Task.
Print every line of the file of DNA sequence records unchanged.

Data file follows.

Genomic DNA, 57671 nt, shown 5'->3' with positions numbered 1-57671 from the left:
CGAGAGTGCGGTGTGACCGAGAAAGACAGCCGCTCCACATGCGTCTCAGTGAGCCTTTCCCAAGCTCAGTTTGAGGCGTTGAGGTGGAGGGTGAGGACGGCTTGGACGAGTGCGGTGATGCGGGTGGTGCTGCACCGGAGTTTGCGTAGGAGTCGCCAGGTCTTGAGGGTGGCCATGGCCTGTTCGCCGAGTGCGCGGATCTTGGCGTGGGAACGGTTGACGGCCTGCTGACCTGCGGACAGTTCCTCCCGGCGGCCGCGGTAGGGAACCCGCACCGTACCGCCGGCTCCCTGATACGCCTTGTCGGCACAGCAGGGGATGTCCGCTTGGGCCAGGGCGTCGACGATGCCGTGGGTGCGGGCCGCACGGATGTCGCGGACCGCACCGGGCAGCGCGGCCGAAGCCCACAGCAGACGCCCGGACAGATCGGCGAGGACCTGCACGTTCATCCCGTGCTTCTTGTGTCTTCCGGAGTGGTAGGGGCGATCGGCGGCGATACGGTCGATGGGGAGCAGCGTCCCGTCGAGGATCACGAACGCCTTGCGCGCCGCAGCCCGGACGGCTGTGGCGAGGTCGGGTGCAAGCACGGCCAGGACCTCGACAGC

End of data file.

Genomic DNA, 57671 nt, shown 5'->3' with positions numbered 1-57671 from the left:
CGAGAGTGCGGTGTGACCGAGAAAGACAGCCGCTCCACATGCGTCTCAGTGAGCCTTTCCCAAGCTCAGTTTGAGGCGTTGAGGTGGAGGGTGAGGACGGCTTGGACGAGTGCGGTGATGCGGGTGGTGCTGCACCGGAGTTTGCGTAGGAGTCGCCAGGTCTTGAGGGTGGCCATGGCCTGTTCGCCGAGTGCGCGGATCTTGGCGTGGGAACGGTTGACGGCCTGCTGACCTGCGGACAGTTCCTCCCGGCGGCCGCGGTAGGGAACCCGCACCGTACCGCCGGCTCCCTGATACGCCTTGTCGGCACAGCAGGGGATGTCCGCTTGGGCCAGGGCGTCGACGATGCCGTGGGTGCGGGCCGCACGGATGTCGCGGACCGCACCGGGCAGCGCGGCCGAAGCCCACAGCAGACGCCCGGACAGATCGGCGAGGACCTGCACGTTCATCCCGTGCTTCTTGTGTCTTCCGGAGTGGTAGGGGCGATCGGCGGCGATACGGTCGATGGGGAGCAGCGTCCCGTCGAGGATCACGAACGCCTTGCGCGCCGCAGCCCGGACGGCTGTGGCGAGGTCGGGTGCAAGCACGGCCAGGACCTCGACAGC